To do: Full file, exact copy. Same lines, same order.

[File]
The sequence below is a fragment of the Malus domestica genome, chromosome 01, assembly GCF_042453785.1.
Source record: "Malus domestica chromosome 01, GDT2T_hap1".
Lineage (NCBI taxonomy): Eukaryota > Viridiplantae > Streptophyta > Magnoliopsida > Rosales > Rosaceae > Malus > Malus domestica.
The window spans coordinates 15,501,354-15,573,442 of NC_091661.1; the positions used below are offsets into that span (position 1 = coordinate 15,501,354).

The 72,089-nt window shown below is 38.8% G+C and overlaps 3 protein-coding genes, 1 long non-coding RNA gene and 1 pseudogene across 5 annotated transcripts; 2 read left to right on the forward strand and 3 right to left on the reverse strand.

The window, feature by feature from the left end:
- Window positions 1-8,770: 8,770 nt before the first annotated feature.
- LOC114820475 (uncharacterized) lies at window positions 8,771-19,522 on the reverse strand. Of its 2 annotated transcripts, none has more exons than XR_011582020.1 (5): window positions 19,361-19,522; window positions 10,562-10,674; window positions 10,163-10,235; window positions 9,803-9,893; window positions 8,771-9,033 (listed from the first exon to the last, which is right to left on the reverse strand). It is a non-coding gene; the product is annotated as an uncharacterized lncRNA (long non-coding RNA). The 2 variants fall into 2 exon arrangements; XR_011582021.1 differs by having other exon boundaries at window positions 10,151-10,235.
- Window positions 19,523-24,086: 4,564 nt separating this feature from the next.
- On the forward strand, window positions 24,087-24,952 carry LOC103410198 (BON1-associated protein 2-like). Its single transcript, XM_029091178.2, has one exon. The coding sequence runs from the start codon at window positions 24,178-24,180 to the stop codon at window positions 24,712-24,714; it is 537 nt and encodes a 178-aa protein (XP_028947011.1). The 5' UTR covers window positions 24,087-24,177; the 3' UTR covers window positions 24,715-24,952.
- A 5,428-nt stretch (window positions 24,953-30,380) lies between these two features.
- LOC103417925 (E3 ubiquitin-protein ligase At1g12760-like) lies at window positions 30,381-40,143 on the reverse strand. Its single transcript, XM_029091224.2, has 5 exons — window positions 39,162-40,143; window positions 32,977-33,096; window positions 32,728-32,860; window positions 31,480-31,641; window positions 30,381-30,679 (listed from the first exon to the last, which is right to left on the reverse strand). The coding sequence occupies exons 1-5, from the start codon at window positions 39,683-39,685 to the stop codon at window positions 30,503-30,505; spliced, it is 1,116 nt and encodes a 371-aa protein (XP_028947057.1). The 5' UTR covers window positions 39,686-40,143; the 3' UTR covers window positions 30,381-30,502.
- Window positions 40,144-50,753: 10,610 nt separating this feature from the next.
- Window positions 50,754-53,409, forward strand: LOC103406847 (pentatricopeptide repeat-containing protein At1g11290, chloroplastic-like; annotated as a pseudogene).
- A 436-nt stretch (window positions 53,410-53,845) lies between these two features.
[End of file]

The sequence below is a fragment of the Malus domestica genome, chromosome 01, assembly GCF_042453785.1.
Source record: "Malus domestica chromosome 01, GDT2T_hap1".
Lineage (NCBI taxonomy): Eukaryota > Viridiplantae > Streptophyta > Magnoliopsida > Rosales > Rosaceae > Malus > Malus domestica.
The window spans coordinates 15,501,354-15,573,442 of NC_091661.1; the positions used below are offsets into that span (position 1 = coordinate 15,501,354).

The 72,089-nt window shown below is 38.8% G+C and overlaps 3 protein-coding genes, 1 long non-coding RNA gene and 1 pseudogene across 5 annotated transcripts; 2 read left to right on the forward strand and 3 right to left on the reverse strand.

The window, feature by feature from the left end:
- Window positions 1-8,770: 8,770 nt before the first annotated feature.
- LOC114820475 (uncharacterized) lies at window positions 8,771-19,522 on the reverse strand. Of its 2 annotated transcripts, none has more exons than XR_011582020.1 (5): window positions 19,361-19,522; window positions 10,562-10,674; window positions 10,163-10,235; window positions 9,803-9,893; window positions 8,771-9,033 (listed from the first exon to the last, which is right to left on the reverse strand). It is a non-coding gene; the product is annotated as an uncharacterized lncRNA (long non-coding RNA). The 2 variants fall into 2 exon arrangements; XR_011582021.1 differs by having other exon boundaries at window positions 10,151-10,235.
- Window positions 19,523-24,086: 4,564 nt separating this feature from the next.
- On the forward strand, window positions 24,087-24,952 carry LOC103410198 (BON1-associated protein 2-like). Its single transcript, XM_029091178.2, has one exon. The coding sequence runs from the start codon at window positions 24,178-24,180 to the stop codon at window positions 24,712-24,714; it is 537 nt and encodes a 178-aa protein (XP_028947011.1). The 5' UTR covers window positions 24,087-24,177; the 3' UTR covers window positions 24,715-24,952.
- A 5,428-nt stretch (window positions 24,953-30,380) lies between these two features.
- LOC103417925 (E3 ubiquitin-protein ligase At1g12760-like) lies at window positions 30,381-40,143 on the reverse strand. Its single transcript, XM_029091224.2, has 5 exons — window positions 39,162-40,143; window positions 32,977-33,096; window positions 32,728-32,860; window positions 31,480-31,641; window positions 30,381-30,679 (listed from the first exon to the last, which is right to left on the reverse strand). The coding sequence occupies exons 1-5, from the start codon at window positions 39,683-39,685 to the stop codon at window positions 30,503-30,505; spliced, it is 1,116 nt and encodes a 371-aa protein (XP_028947057.1). The 5' UTR covers window positions 39,686-40,143; the 3' UTR covers window positions 30,381-30,502.
- Window positions 40,144-50,753: 10,610 nt separating this feature from the next.
- Window positions 50,754-53,409, forward strand: LOC103406847 (pentatricopeptide repeat-containing protein At1g11290, chloroplastic-like; annotated as a pseudogene).
- A 436-nt stretch (window positions 53,410-53,845) lies between these two features.